A student said to Yunmen, ‘The radiance serenely illumines the whole universe…’ Yunmen interrupted him and said, ‘Aren’t those someone else’s words?’
The student replied, ‘Yes they are.’ Yunmen said, ‘You have misspoken.’

Abiding nowhere, the heart/mind comes forth. 

In this Covid world I am searching for real words, living words, signifying, pointing to something real. Instead, I get opinions. Politicians, leaders, the person down the street, the acquaintance across town are free with their opinions. As they speak they tell me what they have heard, explain to me the virtue of their opinion over others. They appeal to authorities, red, blue, right and left. In their appeal for loyalty, these opinions often leave the realm of evidence and ask for my fealty to a world of assumption and belief. All this reminds me of the the words of Yunmen in the Gateless Gate:

 A student said to Yunmen, ‘The radiance serenely illumines the whole universe…’ Yunmen interrupted him and said, ‘Aren’t those someone else’s words?’
The student replied, ‘Yes they are.’
Yunmen said, ‘You have misspoken.’

So much misspoken these days. So, I am looking for living words.

Location, Location, Location

In Real Estate these are the magic words. Location makes all the difference. What’s true of real estate is true of our social location. We tend to interact solely or mostly with people from similar location, class, race, clan, world view. Facebook knows this. Check out your newsfeed. How often do you receive posts from folks with differing perspectives? Not so much, right?

Location is more than our place on earth, it is our place in the social landscape, determined by the silos we live in. And each location, each silo, has its own narrative — other people’s words, words which invite allegiance and loyalty, that define our place in the tribe. Just to say, we will find ourselves here — humans crave community and this is one way we have of engendering community. And yet, the Chan masters ask us to speak for ourselves, to move from static words that don’t seem to move or breath to living words, words of heart that mysteriously come forth and touch others.

But how?

Koans: Postcards from Awakening

Let’s jump ship, abandon location, the worlds we cling to as we explain ourselves to ourselves and others, through which we find our place. For that we have koans.

Koans are not things that fit into our belief system nor can they be used to manipulate others in support of a particular world view. Rather, they pull us out of our attachments and perceived certainties in deference to the moment, calling us to be “now” and right “here,” or nowhere. They guide us as we abandon location, the living words of the koan engendering living response, alive to the situation. Koans fit the moment. Moving and shimmering with vitality, like a postcard from awakening they call, “Wish you were here!” The universe calls out to us in the koan. Like the horse shining in the sun on my early morning walk, the koan calls me into relationship. They are living words that open to an encounter and relationship with life as it is, not as remembered or imagined. But, simply, as it is.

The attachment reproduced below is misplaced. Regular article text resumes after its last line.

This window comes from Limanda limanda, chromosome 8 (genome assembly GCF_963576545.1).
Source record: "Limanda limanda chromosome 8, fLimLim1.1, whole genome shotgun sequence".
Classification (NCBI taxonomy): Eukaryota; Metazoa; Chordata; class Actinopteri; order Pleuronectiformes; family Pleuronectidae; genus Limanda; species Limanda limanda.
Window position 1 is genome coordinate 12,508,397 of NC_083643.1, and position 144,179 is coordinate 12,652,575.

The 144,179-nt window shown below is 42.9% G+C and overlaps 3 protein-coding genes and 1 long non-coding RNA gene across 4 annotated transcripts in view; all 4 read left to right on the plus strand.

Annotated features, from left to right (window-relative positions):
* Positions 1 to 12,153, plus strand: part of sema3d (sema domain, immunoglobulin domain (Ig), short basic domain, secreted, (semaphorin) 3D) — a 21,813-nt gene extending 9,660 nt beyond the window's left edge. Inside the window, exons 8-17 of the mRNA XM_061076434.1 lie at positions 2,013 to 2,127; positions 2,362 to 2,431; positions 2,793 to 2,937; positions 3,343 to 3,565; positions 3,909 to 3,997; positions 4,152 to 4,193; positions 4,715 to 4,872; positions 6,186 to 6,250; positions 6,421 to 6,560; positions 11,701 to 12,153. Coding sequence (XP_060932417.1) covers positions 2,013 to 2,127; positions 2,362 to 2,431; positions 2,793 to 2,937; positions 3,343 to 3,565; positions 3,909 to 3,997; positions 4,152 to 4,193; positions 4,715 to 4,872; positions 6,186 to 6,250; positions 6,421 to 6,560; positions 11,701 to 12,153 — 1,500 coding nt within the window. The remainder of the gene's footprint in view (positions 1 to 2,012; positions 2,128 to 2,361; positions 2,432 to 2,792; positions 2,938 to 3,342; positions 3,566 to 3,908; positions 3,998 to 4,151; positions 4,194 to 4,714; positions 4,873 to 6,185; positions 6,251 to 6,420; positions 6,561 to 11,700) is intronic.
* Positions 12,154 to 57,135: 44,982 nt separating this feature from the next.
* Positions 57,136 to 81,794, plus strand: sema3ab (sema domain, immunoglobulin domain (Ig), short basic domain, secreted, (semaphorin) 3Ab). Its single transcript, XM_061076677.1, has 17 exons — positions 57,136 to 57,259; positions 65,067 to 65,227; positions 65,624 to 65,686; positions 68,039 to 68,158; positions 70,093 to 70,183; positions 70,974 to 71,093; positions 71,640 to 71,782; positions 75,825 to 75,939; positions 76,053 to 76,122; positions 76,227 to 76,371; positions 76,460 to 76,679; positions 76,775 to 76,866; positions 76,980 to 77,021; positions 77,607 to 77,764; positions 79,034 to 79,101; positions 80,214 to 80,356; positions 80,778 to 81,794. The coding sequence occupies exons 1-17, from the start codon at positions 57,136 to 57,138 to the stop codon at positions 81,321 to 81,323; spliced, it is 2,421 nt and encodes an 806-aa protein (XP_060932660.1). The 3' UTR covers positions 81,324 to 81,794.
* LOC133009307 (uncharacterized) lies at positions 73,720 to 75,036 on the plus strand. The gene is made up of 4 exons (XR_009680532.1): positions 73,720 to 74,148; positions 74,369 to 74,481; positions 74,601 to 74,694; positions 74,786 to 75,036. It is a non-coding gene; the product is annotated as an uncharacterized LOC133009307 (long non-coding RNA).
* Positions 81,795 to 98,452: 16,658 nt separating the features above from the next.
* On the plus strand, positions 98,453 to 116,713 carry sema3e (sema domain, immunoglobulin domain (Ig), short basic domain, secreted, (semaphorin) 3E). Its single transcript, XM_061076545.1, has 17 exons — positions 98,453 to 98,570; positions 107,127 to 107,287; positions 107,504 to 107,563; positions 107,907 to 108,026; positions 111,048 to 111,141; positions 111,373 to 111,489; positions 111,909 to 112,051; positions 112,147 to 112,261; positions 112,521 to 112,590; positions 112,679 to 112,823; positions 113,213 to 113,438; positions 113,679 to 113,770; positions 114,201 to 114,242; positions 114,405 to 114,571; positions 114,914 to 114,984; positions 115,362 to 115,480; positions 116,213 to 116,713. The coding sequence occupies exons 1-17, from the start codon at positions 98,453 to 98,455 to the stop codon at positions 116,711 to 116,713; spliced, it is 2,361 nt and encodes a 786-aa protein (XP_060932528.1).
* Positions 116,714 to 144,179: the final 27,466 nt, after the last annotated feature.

Jewish philosopher Martin Buber wrote of two relationships – I – It and I – Thou. I-It is the relationship of manipulation, of fixing, of moving something from point A to point B. I-Thou is the living encounter, a conversation and dialogue. I-Thou is the beginning of intimacy, an opening to transformation. It is the call and response of life to life, a movement towards awakening, towards the coinherence of things. In an I – Thou world, there is no room for the words of others, slogans or creeds. In the I – Thou relationship, heart/mind opens to heart/mind.

Dharma Talks in a Covid World

I have learned a great deal in the 9 or 10 weeks we have been Zooming. It has given me a chance to work on my Dharma talks, noticing my location as I speak. I have spent nearly 40 years speaking to groups of people. I have developed over that time a style that I am comfortable with and that seems to reach others in a meaningful way. I am grateful for this because it meets my heart’s desire to be there for others in a deep way. Yet…

With these Covid Zoom talks I have noticed how I take techniques I have learned over the years of public speaking to reach others — bring folks in easy, use plenty of illustrations and stories, use the element of surprise, body language as a simultaneous communication, etc…. This all came clear to me when a friend of mine asked me what I had talked about on Thursday evening. What I noticed is that my tone was more relaxed and conversational. In conversation with my friend I seemed more connected to the moment, to my own heart/mind and to that of my friend. I allowed myself to sense the vitality in my communication, the words that breathe and move, that shimmer as they flow from the lips and touch others. Covid Zoom talks have thus taken me deeper into my own practice and community.

The Japanese word for talk is teisho, which means “presentation of the shout.” A teisho need not explain anything, much less is it an exposition of a koan that might lead to intellectual understanding. Actually, it is not about anything outside of the presentation itself. The teisho is the moment, the shout, the hit, the sun rising at dawn, the horizon aflame. Life co-inheres, each reflected in the other, always changing. It’s alive, all of it. In deep conversation, we speak from right here and now.

Living Words

So, living words. Heart to heart. As we share with friends and neighbors, over Zoom on FaceTime and over the phone: Are those your words? Or the words of others? How are you feeling through this pandemic? How is your day? No, really, how are you today? Nobody can say it for us. As we give up the axes we have to grind, as we eschew location, and step off the pole into life, we find ourselves and one another. Right here. Nice practice in a crisis.